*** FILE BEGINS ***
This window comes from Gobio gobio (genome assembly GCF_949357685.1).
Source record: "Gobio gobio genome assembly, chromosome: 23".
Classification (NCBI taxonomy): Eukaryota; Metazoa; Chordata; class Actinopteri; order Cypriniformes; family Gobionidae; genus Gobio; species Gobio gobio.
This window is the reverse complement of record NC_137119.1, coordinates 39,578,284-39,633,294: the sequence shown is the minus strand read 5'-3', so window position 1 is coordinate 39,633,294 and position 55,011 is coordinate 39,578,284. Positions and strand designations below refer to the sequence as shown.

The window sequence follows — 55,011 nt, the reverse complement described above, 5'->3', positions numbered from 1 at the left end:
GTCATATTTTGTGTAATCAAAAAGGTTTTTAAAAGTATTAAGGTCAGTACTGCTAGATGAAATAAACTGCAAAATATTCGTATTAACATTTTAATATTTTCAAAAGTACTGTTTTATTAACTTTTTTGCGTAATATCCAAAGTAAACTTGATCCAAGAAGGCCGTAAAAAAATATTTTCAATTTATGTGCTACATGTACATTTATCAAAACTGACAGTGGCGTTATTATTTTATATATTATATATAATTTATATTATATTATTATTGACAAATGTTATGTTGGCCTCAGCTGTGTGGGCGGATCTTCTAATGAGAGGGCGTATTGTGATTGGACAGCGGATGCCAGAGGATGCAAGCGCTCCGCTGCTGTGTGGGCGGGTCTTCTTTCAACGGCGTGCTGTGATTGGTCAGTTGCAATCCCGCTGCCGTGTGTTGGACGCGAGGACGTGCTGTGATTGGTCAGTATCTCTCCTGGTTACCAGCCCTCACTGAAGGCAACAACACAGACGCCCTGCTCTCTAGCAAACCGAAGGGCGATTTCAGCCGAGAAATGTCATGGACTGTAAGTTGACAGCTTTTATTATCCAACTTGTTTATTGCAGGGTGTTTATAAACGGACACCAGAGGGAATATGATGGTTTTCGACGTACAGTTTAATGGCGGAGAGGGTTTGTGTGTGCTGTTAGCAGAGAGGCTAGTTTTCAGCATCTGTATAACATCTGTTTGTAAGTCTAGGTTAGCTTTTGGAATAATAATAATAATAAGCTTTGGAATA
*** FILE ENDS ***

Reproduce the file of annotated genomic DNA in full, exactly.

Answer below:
This window comes from Gobio gobio (genome assembly GCF_949357685.1).
Source record: "Gobio gobio genome assembly, chromosome: 23".
Classification (NCBI taxonomy): Eukaryota; Metazoa; Chordata; class Actinopteri; order Cypriniformes; family Gobionidae; genus Gobio; species Gobio gobio.
This window is the reverse complement of record NC_137119.1, coordinates 39,578,284-39,633,294: the sequence shown is the minus strand read 5'-3', so window position 1 is coordinate 39,633,294 and position 55,011 is coordinate 39,578,284. Positions and strand designations below refer to the sequence as shown.

The window sequence follows — 55,011 nt, the reverse complement described above, 5'->3', positions numbered from 1 at the left end:
GTCATATTTTGTGTAATCAAAAAGGTTTTTAAAAGTATTAAGGTCAGTACTGCTAGATGAAATAAACTGCAAAATATTCGTATTAACATTTTAATATTTTCAAAAGTACTGTTTTATTAACTTTTTTGCGTAATATCCAAAGTAAACTTGATCCAAGAAGGCCGTAAAAAAATATTTTCAATTTATGTGCTACATGTACATTTATCAAAACTGACAGTGGCGTTATTATTTTATATATTATATATAATTTATATTATATTATTATTGACAAATGTTATGTTGGCCTCAGCTGTGTGGGCGGATCTTCTAATGAGAGGGCGTATTGTGATTGGACAGCGGATGCCAGAGGATGCAAGCGCTCCGCTGCTGTGTGGGCGGGTCTTCTTTCAACGGCGTGCTGTGATTGGTCAGTTGCAATCCCGCTGCCGTGTGTTGGACGCGAGGACGTGCTGTGATTGGTCAGTATCTCTCCTGGTTACCAGCCCTCACTGAAGGCAACAACACAGACGCCCTGCTCTCTAGCAAACCGAAGGGCGATTTCAGCCGAGAAATGTCATGGACTGTAAGTTGACAGCTTTTATTATCCAACTTGTTTATTGCAGGGTGTTTATAAACGGACACCAGAGGGAATATGATGGTTTTCGACGTACAGTTTAATGGCGGAGAGGGTTTGTGTGTGCTGTTAGCAGAGAGGCTAGTTTTCAGCATCTGTATAACATCTGTTTGTAAGTCTAGGTTAGCTTTTGGAATAATAATAATAATAAGCTTTGGAATA